One Bible, Many Versions: Are All Translations Created Equal?
InterVarsity Press, 2013
In this helpful resource, Bible translator Dave Brunn analyzes Bible versions, including the ESV, NASB, NIV (2011), KJV and HCSB. Brunn categorizes translations as one of four types: “highly literal,” “modified literal,” “idiomatic” and “unduly free” (63). A key point is that “English versions presumed to be literal are not as literal as presumed” (98). In fact, in some places the more “idiomatic” versions translate more literally than the “highly literal” ones.
Much of the book is composed of examples that support Brunn’s claim. Tables, figures and charts abound, such as “One Hebrew Word Translated Many Different Ways” in a given version (101) and examples of “literal” versions that make frequent use of “Replacing a Word with a Phrase” (118). This sort of move is inevitable (and not a bad thing), Brunn says. While one can preserve meaning across languages, the form, word order and other features change when going from one language to another.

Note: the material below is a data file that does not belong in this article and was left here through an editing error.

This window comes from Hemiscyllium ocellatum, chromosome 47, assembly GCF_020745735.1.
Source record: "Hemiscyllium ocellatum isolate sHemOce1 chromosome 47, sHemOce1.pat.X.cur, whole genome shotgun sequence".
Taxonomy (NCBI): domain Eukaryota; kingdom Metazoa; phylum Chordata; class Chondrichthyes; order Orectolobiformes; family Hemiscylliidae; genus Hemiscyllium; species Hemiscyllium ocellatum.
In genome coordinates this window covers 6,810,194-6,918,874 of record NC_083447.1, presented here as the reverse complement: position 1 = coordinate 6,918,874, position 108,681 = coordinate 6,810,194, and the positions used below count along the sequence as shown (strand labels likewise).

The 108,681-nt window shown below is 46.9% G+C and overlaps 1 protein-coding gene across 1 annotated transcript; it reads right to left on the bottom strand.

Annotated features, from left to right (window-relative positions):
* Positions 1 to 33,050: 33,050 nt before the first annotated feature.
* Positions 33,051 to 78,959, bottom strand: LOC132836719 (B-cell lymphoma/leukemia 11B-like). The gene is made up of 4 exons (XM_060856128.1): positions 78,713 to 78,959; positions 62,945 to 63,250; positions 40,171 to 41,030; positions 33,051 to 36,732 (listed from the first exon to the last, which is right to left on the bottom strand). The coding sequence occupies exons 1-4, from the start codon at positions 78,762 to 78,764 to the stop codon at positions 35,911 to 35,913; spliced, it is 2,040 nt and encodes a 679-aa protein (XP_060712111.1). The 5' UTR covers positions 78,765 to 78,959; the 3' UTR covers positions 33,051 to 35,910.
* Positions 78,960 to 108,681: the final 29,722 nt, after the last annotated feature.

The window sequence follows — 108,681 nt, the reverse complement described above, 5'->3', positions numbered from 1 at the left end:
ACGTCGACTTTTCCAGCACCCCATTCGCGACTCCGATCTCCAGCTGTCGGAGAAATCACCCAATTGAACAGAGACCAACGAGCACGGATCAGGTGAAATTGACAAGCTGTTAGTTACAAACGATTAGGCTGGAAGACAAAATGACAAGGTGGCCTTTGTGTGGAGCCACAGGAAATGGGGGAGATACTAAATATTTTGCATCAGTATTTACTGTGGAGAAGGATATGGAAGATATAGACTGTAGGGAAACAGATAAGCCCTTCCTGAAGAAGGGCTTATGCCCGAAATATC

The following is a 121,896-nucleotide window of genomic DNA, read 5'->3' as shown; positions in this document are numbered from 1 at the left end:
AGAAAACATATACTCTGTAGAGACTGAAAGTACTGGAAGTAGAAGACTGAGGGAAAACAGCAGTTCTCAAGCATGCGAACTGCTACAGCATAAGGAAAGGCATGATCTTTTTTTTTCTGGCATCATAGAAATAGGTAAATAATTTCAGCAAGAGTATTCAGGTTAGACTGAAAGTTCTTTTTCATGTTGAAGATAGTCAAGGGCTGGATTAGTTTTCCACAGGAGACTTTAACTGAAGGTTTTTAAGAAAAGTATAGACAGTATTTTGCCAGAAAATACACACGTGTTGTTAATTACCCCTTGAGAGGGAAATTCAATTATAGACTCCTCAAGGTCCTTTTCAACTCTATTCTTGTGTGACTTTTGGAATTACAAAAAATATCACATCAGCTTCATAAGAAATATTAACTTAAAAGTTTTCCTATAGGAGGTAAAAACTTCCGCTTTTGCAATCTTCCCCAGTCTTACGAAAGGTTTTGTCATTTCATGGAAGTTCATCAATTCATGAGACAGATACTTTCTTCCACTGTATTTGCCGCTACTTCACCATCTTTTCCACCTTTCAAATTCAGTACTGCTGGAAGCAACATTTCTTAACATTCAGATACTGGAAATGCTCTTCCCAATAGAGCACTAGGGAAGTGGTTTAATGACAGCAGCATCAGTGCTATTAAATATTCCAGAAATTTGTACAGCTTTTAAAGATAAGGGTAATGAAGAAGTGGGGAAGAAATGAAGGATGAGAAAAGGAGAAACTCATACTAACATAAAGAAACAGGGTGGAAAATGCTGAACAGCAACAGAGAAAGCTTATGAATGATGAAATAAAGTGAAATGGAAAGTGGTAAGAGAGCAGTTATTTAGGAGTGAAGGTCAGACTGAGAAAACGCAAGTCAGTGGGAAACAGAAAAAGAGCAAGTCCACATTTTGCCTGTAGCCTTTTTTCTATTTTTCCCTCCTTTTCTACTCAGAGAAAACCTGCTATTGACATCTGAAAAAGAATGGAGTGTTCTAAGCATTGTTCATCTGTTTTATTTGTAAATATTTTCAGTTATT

Brunn’s frequent references to Hebrew and Greek are accessible to readers with no original language knowledge. Pastors, missionaries and especially Bible translators will find this book particularly helpful.